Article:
Raster package R will split the image into multiples

I have an image as shown below. It is 2579 * 2388 pixels. Let's assume the bottom left corner is 0.0. From this image, I want to create some images as follows and save them in the working folder. Each image will be 100 * 100 pixels in size. Each image will be saved by its lower left hand coordinates.

  • The first image will have a bottom left corner of 0.0. In the upper right corner, the manual angle will be 100 100 and the image will be saved as 0-0.jpg
  • the second will have a bottom left corner of 10.0. The upper right hand corner will be at 110 100 and the image will be saved as 10-0.jpg
  • Once the bottom line is complete, the Y coordinate will move to 10. In the case of the second line, the first image will be at 0.10 and this image will be saved as 0-10.jpg

What's the fastest way to do this? is there an R package that can do this very quickly?

I understand that in the case of the current image, it will split it into 257 * 238 images. But I have enough disk space and need every image to do text detection.

enter image description here


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5 answers

Here's a different approach using the "bitmap" package. The function spatially aggregates the raster to be cut, the aggregated raster cells are turned into polygons, then each polygon region is used to trim the input raster.

I'm sure there are complex and compact ways to do this, but this approach works for me and I found it intuitive. I hope you find it helpful. Note. Parts 4 and 5 below are for testing purposes only and are not part of the function.

enter image description here

Part 1: Download and Print Sample Raster Data

logo <- raster(system.file("external/rlogo.grd", package="raster"))


Part 2: the function itself:

# The function spatially aggregates the original raster
# it turns each aggregated cell into a polygon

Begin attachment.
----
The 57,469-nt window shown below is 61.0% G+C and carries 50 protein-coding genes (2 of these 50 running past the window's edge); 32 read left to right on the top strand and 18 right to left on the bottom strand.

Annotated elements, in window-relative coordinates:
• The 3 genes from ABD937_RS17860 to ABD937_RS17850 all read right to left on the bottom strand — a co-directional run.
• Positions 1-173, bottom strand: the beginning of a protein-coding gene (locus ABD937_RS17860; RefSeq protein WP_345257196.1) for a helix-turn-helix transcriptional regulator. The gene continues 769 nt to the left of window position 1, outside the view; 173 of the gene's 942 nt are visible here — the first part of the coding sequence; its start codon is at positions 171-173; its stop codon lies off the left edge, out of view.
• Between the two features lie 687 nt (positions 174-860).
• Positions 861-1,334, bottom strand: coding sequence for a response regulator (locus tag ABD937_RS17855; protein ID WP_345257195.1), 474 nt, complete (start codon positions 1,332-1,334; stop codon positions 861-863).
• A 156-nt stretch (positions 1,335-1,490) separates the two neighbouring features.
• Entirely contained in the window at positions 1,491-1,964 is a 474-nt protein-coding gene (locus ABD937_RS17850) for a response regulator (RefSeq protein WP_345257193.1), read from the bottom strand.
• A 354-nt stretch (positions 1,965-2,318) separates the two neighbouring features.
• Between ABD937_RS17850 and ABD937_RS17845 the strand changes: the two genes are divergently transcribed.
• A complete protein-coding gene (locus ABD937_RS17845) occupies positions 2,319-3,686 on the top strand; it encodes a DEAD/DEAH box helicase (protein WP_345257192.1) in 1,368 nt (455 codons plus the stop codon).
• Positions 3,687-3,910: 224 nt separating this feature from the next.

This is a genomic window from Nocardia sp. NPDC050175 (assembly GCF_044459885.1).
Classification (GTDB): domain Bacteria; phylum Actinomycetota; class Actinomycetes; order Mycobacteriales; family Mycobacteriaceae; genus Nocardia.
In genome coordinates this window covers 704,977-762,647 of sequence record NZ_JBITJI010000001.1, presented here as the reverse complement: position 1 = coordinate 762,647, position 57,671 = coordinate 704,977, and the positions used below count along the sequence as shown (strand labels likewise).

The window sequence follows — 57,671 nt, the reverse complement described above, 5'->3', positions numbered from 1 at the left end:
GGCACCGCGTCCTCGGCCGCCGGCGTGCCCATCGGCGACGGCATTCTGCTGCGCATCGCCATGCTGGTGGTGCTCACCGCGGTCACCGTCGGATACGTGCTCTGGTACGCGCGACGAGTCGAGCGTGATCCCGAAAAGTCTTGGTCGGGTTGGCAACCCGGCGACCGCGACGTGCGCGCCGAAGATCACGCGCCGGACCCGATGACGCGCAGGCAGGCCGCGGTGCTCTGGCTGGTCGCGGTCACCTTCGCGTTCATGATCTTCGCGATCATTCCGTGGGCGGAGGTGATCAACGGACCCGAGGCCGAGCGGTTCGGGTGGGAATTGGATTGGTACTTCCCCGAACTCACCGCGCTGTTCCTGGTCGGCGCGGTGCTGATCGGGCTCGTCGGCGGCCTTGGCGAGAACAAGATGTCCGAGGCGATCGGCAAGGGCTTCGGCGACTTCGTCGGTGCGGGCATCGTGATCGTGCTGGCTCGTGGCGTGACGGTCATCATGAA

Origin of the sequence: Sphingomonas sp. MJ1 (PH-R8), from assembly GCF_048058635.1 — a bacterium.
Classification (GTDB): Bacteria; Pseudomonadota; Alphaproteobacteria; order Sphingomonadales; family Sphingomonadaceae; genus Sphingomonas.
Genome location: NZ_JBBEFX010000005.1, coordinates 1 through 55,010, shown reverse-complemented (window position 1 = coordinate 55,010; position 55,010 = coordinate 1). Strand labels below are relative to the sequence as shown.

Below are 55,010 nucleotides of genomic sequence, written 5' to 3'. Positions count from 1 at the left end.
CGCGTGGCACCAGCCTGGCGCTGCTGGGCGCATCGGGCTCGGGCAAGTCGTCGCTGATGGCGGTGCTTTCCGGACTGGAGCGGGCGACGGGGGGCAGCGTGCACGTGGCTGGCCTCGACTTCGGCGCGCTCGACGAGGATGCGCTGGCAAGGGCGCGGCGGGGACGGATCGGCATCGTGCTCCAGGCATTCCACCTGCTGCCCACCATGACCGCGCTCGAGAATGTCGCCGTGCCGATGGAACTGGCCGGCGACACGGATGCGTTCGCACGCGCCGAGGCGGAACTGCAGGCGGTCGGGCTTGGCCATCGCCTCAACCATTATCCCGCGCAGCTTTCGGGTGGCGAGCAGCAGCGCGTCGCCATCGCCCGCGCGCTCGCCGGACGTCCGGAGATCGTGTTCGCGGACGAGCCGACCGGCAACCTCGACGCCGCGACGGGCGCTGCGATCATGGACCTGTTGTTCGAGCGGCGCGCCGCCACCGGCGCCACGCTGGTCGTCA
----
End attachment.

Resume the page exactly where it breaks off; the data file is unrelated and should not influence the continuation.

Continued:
# then the extent of each polygon is used to crop
# the original raster.
# The function returns a list with all the pieces
# in case you want to keep them in the memory. 
# it saves and plots each piece
# The arguments are:
# raster = raster to be chopped            (raster object)
# ppside = pieces per side                 (integer)
# save   = write raster                    (TRUE or FALSE)
# plot   = do you want to plot the output? (TRUE or FALSE)
SplitRas <- function(raster,ppside,save,plot){
  h        <- ceiling(ncol(raster)/ppside)
  v        <- ceiling(nrow(raster)/ppside)
  agg      <- aggregate(raster,fact=c(h,v))
  agg[]    <- 1:ncell(agg)
  agg_poly <- rasterToPolygons(agg)
  names(agg_poly) <- "polis"
  r_list <- list()
  for(i in 1:ncell(agg)){
    e1          <- extent(agg_poly[agg_poly$polis==i,])
    r_list[[i]] <- crop(raster,e1)
    for(i in 1:length(r_list)){
    for(i in 1:length(r_list)){


Part 3. Function check

# in this example we chopped the raster in 3 pieces per side
# so 9 pieces in total
# now the raster pieces should be ready 
# to be processed in the default directory
# A feature I like about this function is that it plots
# the pieces in the original order. 


Part 4: Run the code for each part and save them in the directory

# notice if you cropped a rasterbrick 
# use "brick" instead of "raster" to read
# the piece back in R
list2 <- list()
for(i in 1:9){ # change this 9 depending on your number of pieces
  rx <- raster(paste("SplitRas",i,".tif",sep=""))
  # piece_processed <- HERE YOU RUN YOUR CODE
# once a code has been ran on those pieces
# we save them back in the directory 
# with the same name for convenience


Part 5: Let's put the pieces back together

# read each piece back in R
list2 <- list()
for(i in 1:9){ # change this 9 depending on your number of pieces
  rx <- raster(paste("SplitRas",i,".tif",sep=""))
  list2[[i]] <- rx
# mosaic them, plot mosaic & save output
list2$fun   <- max